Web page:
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I'm working on vertical rhythm right now for my website. It's hard / impossible with images of unknown size.

There's a javascript plugin that helps with keeping vertical rhythm by resizing the images.

http://daneden.me/baseline/

My problem with the plugin is that I think the plugin makes the site look worse (check their demo). The image is now smaller and no longer maintains the grid horizontally, which is just as bad in my opinion.

While vertical rhythm is no doubt important, I think what's more important is local / relative vertical rhythm.

For example if your base line height is 24px and your image is 60px, breaking the rhythm, if your next paragraph is 24px from the bottom of the image then there is still localized rhythm despite broken page-wide rhythm. From that image below I would try to maintain multiples of 24px without being concerned about the interference from the image, basically ignoring the effect of the image. This is most doable I think because I don't have sidebars that you can compare the rhythm with. I think it'll look obviously horrid if it doesn't match up with sidebars, but without sidebars break in rhythms should be basically invisible.

Am I right or should I be more concerned about page rhythm.

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2 Answers 2

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I don't think that doing it automatically is the right way, no software can replace human eye (yet).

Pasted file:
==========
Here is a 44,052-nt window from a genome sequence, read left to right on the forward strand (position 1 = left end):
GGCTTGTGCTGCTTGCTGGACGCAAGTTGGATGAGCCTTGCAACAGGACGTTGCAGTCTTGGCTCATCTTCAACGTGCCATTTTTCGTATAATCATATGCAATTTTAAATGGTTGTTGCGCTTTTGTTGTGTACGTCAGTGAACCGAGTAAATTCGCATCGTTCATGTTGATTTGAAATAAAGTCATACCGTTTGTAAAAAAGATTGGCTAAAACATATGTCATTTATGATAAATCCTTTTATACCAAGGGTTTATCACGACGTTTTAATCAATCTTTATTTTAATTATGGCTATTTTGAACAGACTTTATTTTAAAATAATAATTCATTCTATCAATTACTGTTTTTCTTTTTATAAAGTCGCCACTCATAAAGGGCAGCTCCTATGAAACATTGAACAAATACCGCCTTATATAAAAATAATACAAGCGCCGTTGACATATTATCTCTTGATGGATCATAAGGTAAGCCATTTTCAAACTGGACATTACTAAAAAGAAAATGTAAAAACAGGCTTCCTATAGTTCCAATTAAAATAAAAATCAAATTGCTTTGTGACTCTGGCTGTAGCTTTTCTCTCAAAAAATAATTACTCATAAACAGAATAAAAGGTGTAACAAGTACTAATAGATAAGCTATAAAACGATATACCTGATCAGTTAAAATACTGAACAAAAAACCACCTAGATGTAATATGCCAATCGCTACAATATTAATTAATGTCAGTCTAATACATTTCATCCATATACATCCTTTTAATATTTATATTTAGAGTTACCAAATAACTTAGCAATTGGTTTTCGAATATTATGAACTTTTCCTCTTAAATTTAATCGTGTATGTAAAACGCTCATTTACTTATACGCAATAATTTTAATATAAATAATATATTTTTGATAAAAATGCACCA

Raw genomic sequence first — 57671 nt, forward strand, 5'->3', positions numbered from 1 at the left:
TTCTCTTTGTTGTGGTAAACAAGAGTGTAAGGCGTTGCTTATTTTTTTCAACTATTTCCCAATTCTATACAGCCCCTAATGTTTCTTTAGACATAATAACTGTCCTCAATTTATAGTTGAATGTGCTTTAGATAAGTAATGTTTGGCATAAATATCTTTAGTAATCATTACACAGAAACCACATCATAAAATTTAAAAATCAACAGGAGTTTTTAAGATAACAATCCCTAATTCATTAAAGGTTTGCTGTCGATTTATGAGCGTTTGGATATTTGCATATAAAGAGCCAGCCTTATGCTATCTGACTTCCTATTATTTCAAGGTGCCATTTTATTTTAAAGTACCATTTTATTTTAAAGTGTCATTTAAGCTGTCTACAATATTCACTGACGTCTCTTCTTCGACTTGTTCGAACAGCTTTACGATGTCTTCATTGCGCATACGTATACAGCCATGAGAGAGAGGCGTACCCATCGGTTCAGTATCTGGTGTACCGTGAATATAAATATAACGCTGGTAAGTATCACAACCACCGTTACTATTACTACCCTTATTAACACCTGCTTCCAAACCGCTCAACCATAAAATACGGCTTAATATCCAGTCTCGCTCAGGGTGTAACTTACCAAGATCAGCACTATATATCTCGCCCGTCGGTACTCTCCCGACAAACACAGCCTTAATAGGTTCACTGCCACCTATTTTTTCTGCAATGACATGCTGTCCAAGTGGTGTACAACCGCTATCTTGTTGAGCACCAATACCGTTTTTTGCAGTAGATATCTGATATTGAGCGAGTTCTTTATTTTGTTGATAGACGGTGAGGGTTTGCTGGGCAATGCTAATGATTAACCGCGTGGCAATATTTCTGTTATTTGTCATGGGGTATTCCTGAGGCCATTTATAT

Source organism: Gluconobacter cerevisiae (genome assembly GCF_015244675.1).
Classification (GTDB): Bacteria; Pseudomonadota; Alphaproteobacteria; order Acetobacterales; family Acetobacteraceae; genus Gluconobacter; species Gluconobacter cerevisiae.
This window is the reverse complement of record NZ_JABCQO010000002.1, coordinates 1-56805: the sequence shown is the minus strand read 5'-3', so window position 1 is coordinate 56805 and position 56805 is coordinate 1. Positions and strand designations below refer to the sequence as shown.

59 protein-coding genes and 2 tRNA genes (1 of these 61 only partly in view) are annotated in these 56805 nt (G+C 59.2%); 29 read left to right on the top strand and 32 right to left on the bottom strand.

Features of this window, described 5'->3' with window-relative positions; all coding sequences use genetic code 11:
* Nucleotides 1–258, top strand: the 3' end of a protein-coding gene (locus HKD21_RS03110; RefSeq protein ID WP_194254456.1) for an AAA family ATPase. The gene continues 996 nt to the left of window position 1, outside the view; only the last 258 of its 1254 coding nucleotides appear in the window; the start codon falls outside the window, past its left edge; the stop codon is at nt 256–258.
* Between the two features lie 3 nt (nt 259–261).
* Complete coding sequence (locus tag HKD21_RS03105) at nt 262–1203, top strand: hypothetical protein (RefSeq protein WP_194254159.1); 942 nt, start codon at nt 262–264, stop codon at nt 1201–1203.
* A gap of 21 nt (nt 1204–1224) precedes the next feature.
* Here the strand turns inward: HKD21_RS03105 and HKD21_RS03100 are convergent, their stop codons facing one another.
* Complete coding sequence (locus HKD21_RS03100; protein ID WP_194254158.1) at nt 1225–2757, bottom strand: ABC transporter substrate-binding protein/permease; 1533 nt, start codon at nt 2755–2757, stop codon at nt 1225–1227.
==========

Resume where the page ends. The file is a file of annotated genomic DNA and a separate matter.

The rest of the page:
You should fix every image and section via css, so you don't have messy spaces above / below the blocks.

But don't make this a cornerstone for your page, I'm not 100% sure that vertical rhythm is really aplicable to web pages.

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Vertical rhythm is, imho, very, very pleasing to the eye. It's one of those details that a viewer doesn't consciously notice, but has a huge impact on their perception of a site. I started using a vertical grid in webdesign just a few months ago and I'm seriously hooked.

Images are a pain, indeed, but nothing you can't manage with some clever planning ahead. If you're just coding an html/css site, simply crop your images to the right multiple-of-24px size. If you're using a Content Management System, it should be possible to have the CMS create alternative sizes of the uploaded images, with those alternatives' dimensions set by you to match your vertical grid. That, or using the CMS's image editing to crop the image after upload.

WordPress, at least, has the resizing capability. It just requires some coding in the theme, but that's nothing the gals and guys at http://wordpress.stackexchange.com/ can't help you with.

Alternatively, you could wrap each image in a <div> with {overflow: hidden} that has its height set to a multiple of 24px. And now I'm trailing off into http://stackoverflow.com/ territory.

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